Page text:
British Cattle Movement Service data reveals that cattle production performance in Scotland improved last year, according to Stuart Ashworth, Head of Economics Services with Quality Meat Scotland (QMS).
Over the whole of 2014, the number of calves registered in Scotland increased by 1.3% with the number of on-farm losses of calves under one year old down by 10% in 2014 compared to 2013. This, said Mr Ashworth, should help to boost beef supplies going forward.
“The detail of the BCMS data shows us that most of this growth in calf numbers came in the second half of the year. This may be a consequence of farmers moving towards autumn calving as a result of cow condition in summer 2013,” said Mr Ashworth.
Across GB as a whole, calf registrations in 2014 increased by 1.7% with most of the growth occurring in the second half of the year.
“Scotland’s calf registrations are dominated by calves from beef breed cattle, with 80% of registrations being beef-sired calves compared to 62% in England and Wales,” observed Mr Ashworth.
“When recognition is given to the fact that some of these beef-sired calves come from the dairy herd, then calves sourced from the beef herd make up almost three quarters of calf registrations in Scotland compared to less than 50% in England and Wales.”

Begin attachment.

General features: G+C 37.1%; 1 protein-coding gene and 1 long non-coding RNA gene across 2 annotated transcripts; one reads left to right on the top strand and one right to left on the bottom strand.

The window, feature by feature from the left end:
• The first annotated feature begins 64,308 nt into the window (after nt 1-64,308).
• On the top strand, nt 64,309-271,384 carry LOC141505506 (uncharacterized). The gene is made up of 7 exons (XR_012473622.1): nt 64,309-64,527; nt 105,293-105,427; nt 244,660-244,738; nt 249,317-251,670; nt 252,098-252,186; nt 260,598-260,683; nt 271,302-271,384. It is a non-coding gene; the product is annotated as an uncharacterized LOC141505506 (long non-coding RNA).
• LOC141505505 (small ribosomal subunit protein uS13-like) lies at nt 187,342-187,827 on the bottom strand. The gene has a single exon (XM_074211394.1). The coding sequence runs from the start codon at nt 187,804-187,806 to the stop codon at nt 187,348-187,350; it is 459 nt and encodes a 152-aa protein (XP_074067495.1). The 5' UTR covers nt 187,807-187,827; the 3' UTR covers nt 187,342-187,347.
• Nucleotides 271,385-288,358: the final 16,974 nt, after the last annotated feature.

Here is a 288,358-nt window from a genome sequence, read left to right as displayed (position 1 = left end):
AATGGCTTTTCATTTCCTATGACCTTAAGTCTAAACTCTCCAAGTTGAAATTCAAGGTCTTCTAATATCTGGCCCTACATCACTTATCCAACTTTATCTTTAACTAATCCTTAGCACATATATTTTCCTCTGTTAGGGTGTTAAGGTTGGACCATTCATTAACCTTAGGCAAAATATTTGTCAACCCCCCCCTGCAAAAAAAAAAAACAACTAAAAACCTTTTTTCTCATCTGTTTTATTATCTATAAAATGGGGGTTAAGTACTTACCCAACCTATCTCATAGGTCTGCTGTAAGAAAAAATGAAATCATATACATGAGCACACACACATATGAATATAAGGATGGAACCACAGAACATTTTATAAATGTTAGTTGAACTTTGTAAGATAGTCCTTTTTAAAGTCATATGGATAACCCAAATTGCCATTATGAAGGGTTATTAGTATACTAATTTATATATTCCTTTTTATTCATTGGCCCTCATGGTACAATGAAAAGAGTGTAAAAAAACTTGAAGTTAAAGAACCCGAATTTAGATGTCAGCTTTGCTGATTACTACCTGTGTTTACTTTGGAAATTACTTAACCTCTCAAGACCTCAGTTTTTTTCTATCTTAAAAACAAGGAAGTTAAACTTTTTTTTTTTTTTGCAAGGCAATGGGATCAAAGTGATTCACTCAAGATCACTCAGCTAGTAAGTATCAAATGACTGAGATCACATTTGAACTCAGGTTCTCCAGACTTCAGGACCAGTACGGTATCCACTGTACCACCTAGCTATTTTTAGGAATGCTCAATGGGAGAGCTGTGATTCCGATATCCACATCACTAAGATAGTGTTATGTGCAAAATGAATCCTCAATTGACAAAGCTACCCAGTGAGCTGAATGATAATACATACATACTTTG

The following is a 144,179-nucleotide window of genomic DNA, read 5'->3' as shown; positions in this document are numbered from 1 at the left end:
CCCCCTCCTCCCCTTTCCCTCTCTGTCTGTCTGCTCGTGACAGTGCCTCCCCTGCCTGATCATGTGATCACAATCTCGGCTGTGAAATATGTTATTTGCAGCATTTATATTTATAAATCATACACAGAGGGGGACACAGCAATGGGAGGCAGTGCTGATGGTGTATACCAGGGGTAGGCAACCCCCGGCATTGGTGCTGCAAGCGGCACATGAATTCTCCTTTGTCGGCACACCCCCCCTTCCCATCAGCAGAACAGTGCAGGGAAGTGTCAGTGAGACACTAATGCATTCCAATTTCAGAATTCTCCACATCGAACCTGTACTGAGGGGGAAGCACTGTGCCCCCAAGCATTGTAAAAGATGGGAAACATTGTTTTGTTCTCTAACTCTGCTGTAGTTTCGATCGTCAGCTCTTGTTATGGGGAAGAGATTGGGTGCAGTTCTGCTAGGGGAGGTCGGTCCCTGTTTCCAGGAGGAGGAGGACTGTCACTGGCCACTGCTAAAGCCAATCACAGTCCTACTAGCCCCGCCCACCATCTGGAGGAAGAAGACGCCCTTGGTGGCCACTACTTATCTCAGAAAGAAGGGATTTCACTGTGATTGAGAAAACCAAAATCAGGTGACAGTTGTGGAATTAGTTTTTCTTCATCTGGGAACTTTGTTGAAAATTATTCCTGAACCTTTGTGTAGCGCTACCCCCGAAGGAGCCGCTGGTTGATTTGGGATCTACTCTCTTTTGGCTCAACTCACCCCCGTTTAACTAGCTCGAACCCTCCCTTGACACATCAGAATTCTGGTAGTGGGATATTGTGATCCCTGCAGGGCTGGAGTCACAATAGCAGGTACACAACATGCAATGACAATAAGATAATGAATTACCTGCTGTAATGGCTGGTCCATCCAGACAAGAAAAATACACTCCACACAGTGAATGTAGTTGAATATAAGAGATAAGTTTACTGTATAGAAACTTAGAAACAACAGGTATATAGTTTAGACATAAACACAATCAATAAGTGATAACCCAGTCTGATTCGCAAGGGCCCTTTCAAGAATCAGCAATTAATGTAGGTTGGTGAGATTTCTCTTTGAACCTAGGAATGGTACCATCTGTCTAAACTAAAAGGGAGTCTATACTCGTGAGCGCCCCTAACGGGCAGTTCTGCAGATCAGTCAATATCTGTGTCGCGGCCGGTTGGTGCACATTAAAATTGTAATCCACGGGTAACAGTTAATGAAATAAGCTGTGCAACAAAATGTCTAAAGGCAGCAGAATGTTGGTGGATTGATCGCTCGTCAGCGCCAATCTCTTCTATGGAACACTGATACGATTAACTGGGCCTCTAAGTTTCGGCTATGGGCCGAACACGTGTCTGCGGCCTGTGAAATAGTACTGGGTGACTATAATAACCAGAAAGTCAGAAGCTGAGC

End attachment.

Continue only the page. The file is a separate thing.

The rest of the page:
When you factor in that fewer dairy-sired male calves were registered across Scotland and GB during 2014, beef calves made up a slightly greater proportion of total calf registrations.
“Although calf registrations have increased during 2014 it will be 18 months or more before these animals reach abattoirs.
“More immediately, the supply of 18 to 24 month old cattle remains under pressure in the wake of the decline in calf registrations in 2013 and the higher mortality rates that year as a result of poor weather conditions.
“The decline in dairy-sired male calves will also mean that there will be a reduction in dairy bulls aged under 16 months in the supply chain at the same time as two-year-old steer numbers are under pressure.”
Native breeds continue to gain in importance in terms of the numbers of calves registered and now account for 23% of all Scottish calf registrations. This has increased from 20% five years ago, and across GB as a whole native breeds account for 21% of calf registrations compared to 18% five years ago.
“The single most important native breed remains the Aberdeen Angus which accounts for 16% of all Scottish calf registrations,” stated Mr Ashworth.
“This puts the Angus as fourth most important breed in Scotland after Limousin, Holstein Friesians and Charolais. Add in the Simmental and these five breeds account for more than 85% of all Scottish calf registrations.”